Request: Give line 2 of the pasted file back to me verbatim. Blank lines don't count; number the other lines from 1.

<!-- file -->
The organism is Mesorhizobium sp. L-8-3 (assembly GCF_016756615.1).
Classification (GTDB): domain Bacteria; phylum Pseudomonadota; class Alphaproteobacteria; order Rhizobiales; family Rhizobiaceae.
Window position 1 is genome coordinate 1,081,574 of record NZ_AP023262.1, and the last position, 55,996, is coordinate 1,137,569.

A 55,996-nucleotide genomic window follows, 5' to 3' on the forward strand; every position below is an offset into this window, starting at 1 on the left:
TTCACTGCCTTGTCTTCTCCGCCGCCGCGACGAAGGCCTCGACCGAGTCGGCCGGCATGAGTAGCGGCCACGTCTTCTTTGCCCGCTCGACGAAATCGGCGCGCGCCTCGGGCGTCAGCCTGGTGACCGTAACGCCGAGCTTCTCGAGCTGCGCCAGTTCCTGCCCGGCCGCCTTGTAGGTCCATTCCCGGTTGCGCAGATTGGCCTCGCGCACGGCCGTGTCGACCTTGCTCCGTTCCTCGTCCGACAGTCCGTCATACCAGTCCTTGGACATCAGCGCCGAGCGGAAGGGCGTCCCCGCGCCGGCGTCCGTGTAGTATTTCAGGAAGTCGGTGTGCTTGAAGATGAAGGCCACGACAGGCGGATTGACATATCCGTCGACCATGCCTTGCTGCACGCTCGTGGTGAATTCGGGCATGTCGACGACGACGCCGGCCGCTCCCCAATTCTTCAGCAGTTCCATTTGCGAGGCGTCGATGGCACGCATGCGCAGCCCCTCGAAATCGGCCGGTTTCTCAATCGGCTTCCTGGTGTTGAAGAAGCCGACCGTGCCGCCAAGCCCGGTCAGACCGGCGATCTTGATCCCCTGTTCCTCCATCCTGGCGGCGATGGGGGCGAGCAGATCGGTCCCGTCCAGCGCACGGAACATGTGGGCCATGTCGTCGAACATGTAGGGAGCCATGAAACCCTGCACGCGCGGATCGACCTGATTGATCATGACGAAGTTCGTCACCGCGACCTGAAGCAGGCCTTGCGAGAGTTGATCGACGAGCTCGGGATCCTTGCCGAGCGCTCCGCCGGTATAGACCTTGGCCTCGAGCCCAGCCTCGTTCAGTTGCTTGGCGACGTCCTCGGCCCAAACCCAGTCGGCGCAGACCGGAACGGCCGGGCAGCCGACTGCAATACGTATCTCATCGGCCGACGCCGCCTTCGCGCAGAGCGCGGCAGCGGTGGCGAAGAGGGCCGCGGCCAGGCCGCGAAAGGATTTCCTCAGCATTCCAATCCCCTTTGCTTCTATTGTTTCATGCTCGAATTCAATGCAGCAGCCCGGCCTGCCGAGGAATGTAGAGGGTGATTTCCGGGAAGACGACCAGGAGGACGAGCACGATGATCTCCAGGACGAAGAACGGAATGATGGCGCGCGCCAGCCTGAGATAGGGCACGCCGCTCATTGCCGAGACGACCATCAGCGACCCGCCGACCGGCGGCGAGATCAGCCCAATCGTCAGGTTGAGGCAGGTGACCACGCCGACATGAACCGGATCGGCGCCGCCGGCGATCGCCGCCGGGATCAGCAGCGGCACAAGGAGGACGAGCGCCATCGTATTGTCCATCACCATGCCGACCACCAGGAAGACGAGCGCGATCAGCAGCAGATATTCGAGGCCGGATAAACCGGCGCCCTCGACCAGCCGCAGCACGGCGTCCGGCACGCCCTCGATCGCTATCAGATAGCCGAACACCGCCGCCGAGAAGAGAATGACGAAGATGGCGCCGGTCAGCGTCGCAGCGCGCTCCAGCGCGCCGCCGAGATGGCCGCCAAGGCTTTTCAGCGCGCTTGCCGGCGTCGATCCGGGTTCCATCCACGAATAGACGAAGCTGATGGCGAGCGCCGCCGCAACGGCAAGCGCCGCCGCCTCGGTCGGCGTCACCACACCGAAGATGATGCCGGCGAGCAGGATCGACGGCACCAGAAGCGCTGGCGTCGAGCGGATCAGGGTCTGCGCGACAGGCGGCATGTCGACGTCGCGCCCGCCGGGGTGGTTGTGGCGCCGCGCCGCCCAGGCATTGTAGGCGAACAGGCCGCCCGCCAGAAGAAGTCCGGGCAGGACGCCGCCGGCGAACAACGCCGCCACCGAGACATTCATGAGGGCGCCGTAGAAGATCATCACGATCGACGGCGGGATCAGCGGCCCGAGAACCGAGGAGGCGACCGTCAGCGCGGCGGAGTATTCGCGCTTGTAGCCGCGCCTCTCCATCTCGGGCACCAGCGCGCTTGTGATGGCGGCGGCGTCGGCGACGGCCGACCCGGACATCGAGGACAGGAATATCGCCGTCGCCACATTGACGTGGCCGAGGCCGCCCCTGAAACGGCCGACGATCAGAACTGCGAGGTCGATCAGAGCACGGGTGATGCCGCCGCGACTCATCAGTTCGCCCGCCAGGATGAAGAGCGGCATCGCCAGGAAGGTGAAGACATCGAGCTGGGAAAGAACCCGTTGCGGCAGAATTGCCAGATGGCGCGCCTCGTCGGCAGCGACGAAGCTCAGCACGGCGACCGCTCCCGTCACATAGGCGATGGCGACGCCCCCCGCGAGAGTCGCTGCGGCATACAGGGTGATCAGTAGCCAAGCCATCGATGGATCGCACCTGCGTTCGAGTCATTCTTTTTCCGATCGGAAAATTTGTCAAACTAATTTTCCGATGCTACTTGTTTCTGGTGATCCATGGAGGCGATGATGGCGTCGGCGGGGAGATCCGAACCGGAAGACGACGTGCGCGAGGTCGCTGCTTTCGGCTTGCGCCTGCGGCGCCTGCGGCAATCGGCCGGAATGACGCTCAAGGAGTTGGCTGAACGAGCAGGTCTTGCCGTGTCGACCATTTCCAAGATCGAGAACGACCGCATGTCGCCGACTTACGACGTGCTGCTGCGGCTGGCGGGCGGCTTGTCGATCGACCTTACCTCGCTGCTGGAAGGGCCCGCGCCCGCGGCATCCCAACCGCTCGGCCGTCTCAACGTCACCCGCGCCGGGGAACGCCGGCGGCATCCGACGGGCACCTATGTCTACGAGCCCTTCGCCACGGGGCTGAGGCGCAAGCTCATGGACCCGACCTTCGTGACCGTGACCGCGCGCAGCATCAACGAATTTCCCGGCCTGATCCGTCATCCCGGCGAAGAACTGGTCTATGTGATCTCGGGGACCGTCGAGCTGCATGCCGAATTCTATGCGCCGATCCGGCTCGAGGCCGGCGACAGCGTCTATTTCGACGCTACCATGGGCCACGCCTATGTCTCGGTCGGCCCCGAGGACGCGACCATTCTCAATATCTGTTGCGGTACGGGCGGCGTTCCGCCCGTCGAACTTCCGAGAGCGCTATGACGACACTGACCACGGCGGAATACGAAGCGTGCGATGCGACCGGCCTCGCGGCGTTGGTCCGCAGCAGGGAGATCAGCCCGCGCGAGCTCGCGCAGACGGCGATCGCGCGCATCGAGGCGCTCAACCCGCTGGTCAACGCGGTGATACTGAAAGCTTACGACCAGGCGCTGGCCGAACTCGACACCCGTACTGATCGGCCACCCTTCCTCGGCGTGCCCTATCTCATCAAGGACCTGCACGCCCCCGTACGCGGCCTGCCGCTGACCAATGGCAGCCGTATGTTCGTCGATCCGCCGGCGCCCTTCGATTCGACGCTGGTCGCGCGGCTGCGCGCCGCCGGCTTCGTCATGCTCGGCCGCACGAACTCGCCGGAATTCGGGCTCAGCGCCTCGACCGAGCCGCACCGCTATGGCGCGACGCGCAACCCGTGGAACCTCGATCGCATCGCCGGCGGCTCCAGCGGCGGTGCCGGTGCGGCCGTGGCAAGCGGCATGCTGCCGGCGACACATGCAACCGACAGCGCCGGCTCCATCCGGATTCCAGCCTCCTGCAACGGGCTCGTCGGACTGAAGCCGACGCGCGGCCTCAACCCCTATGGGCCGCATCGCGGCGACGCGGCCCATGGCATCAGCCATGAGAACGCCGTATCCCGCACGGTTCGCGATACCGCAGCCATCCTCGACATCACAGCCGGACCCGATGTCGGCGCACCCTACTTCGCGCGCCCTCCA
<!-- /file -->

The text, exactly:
Classification (GTDB): domain Bacteria; phylum Pseudomonadota; class Alphaproteobacteria; order Rhizobiales; family Rhizobiaceae.